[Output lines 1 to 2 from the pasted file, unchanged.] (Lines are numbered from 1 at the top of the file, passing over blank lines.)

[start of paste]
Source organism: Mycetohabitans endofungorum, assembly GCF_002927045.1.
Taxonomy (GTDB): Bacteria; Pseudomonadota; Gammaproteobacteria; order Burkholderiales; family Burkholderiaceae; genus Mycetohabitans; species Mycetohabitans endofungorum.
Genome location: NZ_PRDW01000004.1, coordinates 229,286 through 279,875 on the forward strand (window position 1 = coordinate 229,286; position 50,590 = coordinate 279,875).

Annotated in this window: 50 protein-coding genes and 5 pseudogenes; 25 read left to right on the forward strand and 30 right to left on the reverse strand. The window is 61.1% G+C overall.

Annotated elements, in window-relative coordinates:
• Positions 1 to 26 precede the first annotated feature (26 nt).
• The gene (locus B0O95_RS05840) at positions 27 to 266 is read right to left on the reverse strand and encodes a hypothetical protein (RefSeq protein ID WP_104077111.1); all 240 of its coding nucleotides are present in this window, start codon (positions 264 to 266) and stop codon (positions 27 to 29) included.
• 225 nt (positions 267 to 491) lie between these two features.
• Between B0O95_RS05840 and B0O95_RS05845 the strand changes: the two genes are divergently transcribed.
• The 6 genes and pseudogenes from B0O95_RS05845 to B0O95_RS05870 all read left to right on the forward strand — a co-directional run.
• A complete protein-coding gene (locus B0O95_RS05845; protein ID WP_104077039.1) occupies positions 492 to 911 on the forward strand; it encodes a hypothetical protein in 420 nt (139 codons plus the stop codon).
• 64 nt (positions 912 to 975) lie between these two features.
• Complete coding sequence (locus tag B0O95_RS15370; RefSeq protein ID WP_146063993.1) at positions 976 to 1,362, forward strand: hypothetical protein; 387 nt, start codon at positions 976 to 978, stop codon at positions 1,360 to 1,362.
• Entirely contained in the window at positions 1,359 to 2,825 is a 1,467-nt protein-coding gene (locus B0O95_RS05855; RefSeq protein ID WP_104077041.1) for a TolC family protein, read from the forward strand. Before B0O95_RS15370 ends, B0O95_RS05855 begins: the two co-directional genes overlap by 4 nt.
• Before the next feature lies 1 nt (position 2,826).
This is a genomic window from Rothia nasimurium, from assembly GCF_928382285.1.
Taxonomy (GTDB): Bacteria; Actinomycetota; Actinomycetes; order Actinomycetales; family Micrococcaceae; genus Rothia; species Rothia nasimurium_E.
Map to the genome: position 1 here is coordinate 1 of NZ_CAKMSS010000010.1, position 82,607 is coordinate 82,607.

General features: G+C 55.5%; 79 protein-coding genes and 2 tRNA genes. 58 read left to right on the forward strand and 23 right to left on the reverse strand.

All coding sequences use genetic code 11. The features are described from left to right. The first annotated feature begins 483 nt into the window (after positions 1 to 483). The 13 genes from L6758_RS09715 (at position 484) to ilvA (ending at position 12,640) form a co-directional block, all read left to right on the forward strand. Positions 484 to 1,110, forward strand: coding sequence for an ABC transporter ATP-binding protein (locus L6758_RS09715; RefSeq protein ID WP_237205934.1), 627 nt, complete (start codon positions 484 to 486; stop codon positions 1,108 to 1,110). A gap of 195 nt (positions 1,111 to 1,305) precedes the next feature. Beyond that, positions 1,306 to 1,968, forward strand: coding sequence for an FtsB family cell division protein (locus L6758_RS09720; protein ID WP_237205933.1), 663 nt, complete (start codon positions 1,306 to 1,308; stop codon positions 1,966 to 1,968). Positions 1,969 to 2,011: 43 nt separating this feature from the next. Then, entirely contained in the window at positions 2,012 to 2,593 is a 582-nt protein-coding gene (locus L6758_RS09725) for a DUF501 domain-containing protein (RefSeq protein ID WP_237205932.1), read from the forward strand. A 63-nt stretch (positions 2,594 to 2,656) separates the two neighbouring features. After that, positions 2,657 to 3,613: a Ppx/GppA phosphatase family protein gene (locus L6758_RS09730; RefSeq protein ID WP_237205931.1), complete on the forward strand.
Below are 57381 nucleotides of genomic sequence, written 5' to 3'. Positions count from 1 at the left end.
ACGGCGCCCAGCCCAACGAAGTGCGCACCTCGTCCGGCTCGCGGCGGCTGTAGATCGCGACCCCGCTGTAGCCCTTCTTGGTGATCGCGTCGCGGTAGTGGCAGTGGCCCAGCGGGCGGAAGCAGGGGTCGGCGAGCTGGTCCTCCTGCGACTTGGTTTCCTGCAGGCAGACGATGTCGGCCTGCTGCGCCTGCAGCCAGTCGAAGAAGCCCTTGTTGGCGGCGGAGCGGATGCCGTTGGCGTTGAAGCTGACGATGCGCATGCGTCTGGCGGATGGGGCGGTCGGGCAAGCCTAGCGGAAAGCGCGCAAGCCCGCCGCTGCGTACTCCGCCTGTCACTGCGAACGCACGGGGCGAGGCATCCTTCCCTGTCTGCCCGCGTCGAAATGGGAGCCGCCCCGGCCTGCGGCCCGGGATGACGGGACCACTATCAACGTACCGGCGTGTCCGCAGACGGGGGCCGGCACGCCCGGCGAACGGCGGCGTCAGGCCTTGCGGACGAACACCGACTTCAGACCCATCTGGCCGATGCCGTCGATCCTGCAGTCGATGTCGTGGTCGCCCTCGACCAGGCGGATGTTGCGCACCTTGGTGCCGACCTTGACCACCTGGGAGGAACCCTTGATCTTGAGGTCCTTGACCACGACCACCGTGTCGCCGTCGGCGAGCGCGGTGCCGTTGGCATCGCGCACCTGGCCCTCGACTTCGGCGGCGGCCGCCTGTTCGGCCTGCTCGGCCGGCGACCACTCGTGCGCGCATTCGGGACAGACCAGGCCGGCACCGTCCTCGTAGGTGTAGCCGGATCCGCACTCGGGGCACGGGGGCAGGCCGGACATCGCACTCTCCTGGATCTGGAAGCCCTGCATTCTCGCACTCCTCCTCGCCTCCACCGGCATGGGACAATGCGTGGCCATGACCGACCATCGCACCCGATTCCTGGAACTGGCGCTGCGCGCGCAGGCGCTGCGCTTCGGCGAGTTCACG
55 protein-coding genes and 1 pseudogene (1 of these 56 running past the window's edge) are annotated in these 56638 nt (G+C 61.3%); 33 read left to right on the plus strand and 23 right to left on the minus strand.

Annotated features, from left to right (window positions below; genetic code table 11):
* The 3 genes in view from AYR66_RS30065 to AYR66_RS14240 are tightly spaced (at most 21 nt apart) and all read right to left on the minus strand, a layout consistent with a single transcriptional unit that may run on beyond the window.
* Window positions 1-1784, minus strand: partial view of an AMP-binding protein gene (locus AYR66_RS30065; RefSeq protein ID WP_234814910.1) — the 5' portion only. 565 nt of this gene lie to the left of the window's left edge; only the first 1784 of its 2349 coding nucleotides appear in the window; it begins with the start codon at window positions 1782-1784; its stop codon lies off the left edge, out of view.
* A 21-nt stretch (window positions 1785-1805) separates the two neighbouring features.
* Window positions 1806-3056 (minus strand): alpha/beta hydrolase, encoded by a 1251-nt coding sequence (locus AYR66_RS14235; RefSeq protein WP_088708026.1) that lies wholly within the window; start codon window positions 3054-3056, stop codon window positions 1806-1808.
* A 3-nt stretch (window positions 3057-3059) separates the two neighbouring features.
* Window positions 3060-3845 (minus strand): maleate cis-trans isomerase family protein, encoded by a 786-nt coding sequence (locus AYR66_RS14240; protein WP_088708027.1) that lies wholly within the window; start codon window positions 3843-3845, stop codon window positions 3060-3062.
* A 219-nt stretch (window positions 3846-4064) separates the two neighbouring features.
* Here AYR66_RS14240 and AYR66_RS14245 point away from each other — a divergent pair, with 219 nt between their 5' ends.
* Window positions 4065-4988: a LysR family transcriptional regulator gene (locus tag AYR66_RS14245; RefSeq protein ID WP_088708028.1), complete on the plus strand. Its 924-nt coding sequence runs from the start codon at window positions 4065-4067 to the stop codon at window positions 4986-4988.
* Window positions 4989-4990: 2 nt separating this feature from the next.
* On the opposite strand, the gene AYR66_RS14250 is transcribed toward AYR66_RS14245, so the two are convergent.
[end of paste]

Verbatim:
Source organism: Mycetohabitans endofungorum, assembly GCF_002927045.1.
Taxonomy (GTDB): Bacteria; Pseudomonadota; Gammaproteobacteria; order Burkholderiales; family Burkholderiaceae; genus Mycetohabitans; species Mycetohabitans endofungorum.